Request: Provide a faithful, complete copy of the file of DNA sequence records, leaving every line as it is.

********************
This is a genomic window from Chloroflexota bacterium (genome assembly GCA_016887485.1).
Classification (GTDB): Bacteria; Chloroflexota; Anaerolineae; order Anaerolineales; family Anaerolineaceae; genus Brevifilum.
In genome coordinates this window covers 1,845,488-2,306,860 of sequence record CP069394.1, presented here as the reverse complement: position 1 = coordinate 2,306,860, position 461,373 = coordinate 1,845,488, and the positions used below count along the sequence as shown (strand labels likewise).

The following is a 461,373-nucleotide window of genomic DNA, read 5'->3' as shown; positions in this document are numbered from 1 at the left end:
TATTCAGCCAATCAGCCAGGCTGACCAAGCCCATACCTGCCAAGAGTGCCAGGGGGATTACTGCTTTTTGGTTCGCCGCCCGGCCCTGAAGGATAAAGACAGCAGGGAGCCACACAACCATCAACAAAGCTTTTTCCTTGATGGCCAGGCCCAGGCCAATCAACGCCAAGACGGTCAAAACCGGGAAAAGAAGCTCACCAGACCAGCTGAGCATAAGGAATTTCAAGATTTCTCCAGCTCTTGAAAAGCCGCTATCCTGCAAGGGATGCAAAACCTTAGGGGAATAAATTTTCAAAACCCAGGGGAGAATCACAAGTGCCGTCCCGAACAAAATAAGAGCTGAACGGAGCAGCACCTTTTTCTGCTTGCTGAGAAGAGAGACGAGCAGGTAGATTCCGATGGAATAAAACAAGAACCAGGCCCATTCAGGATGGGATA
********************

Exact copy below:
This is a genomic window from Chloroflexota bacterium (genome assembly GCA_016887485.1).
Classification (GTDB): Bacteria; Chloroflexota; Anaerolineae; order Anaerolineales; family Anaerolineaceae; genus Brevifilum.
In genome coordinates this window covers 1,845,488-2,306,860 of sequence record CP069394.1, presented here as the reverse complement: position 1 = coordinate 2,306,860, position 461,373 = coordinate 1,845,488, and the positions used below count along the sequence as shown (strand labels likewise).

The following is a 461,373-nucleotide window of genomic DNA, read 5'->3' as shown; positions in this document are numbered from 1 at the left end:
TATTCAGCCAATCAGCCAGGCTGACCAAGCCCATACCTGCCAAGAGTGCCAGGGGGATTACTGCTTTTTGGTTCGCCGCCCGGCCCTGAAGGATAAAGACAGCAGGGAGCCACACAACCATCAACAAAGCTTTTTCCTTGATGGCCAGGCCCAGGCCAATCAACGCCAAGACGGTCAAAACCGGGAAAAGAAGCTCACCAGACCAGCTGAGCATAAGGAATTTCAAGATTTCTCCAGCTCTTGAAAAGCCGCTATCCTGCAAGGGATGCAAAACCTTAGGGGAATAAATTTTCAAAACCCAGGGGAGAATCACAAGTGCCGTCCCGAACAAAATAAGAGCTGAACGGAGCAGCACCTTTTTCTGCTTGCTGAGAAGAGAGACGAGCAGGTAGATTCCGATGGAATAAAACAAGAACCAGGCCCATTCAGGATGGGATA